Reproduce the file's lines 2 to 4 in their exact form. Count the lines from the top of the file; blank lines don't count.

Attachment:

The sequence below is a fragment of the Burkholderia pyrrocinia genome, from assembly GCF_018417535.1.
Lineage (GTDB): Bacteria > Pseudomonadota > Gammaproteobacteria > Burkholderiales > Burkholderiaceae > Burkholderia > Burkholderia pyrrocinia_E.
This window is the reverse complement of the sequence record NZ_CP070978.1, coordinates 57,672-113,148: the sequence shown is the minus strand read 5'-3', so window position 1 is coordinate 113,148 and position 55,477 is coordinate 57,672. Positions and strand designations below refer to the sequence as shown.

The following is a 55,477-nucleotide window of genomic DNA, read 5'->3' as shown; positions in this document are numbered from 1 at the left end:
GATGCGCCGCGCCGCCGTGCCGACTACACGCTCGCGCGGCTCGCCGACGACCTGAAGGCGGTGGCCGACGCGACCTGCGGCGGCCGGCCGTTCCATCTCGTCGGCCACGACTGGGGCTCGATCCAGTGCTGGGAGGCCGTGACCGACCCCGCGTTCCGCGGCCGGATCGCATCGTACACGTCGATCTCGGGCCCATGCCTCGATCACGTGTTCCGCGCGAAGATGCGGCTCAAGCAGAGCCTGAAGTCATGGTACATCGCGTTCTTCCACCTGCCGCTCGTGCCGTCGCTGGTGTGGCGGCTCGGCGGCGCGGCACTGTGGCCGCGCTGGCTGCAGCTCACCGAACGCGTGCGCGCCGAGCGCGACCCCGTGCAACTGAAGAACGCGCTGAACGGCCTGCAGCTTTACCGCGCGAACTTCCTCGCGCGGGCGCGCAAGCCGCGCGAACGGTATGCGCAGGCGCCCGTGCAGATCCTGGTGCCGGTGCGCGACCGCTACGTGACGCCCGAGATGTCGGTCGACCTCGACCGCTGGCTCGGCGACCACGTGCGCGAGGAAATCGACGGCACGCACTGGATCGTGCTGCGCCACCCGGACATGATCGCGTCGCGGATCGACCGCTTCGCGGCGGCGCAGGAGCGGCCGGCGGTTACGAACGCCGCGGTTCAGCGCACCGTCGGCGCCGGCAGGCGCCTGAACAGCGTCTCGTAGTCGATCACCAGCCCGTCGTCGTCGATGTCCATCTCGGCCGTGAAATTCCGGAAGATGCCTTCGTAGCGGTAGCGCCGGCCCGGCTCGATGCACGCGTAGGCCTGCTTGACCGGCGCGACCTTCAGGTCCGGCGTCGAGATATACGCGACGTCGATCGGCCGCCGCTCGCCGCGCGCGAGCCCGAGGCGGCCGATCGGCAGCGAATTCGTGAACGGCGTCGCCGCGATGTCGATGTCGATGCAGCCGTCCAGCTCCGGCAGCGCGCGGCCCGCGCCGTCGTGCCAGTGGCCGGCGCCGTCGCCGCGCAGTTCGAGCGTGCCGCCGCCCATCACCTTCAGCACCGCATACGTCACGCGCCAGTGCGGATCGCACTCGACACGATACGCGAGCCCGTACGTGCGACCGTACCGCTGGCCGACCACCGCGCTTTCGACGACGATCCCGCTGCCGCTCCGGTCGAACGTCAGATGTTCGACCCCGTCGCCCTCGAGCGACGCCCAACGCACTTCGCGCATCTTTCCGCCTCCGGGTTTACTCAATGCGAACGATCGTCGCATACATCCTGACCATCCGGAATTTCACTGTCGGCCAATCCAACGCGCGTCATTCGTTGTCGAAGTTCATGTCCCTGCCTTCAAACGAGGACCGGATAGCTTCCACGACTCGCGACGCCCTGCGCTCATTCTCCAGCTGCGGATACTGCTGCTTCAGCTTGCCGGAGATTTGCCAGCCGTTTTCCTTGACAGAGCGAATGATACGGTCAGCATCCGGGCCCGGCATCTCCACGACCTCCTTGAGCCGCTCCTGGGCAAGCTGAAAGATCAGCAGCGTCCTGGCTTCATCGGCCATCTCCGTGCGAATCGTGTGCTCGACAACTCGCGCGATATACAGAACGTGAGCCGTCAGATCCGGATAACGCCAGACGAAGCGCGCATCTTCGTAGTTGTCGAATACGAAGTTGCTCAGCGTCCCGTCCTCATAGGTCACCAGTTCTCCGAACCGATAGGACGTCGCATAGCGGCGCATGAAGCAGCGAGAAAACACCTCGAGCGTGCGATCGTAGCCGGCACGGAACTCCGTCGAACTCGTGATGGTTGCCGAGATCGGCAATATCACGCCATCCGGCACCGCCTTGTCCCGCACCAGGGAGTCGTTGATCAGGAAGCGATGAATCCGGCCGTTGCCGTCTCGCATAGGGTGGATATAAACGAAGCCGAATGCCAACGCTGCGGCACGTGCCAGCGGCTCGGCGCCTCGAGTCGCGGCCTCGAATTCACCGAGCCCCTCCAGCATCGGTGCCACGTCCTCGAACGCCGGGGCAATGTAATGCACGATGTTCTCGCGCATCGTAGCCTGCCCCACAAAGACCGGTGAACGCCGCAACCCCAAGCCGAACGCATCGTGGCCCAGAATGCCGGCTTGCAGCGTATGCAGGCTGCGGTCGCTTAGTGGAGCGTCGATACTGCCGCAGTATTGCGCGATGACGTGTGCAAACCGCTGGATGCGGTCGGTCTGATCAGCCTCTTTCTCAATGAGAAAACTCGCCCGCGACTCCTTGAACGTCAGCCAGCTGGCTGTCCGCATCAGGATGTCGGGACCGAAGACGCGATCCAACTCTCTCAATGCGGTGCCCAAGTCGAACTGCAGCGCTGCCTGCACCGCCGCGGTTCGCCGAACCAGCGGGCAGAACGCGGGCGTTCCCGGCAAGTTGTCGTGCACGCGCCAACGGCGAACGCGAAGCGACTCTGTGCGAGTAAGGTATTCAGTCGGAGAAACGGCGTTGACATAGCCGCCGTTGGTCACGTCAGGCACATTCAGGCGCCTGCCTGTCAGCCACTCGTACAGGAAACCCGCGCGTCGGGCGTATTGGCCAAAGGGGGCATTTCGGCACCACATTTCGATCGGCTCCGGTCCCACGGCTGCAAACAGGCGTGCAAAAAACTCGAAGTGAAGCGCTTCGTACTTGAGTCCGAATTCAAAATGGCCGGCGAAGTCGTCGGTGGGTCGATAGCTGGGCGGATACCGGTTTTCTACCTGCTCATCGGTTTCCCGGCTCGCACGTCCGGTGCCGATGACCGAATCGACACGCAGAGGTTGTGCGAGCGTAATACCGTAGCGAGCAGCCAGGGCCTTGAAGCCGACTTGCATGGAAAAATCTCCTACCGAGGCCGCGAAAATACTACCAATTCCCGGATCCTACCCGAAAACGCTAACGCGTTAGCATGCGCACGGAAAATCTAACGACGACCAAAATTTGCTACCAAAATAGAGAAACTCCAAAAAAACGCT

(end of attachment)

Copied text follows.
Lineage (GTDB): Bacteria > Pseudomonadota > Gammaproteobacteria > Burkholderiales > Burkholderiaceae > Burkholderia > Burkholderia pyrrocinia_E.
This window is the reverse complement of the sequence record NZ_CP070978.1, coordinates 57,672-113,148: the sequence shown is the minus strand read 5'-3', so window position 1 is coordinate 113,148 and position 55,477 is coordinate 57,672. Positions and strand designations below refer to the sequence as shown.

The following is a 55,477-nucleotide window of genomic DNA, read 5'->3' as shown; positions in this document are numbered from 1 at the left end: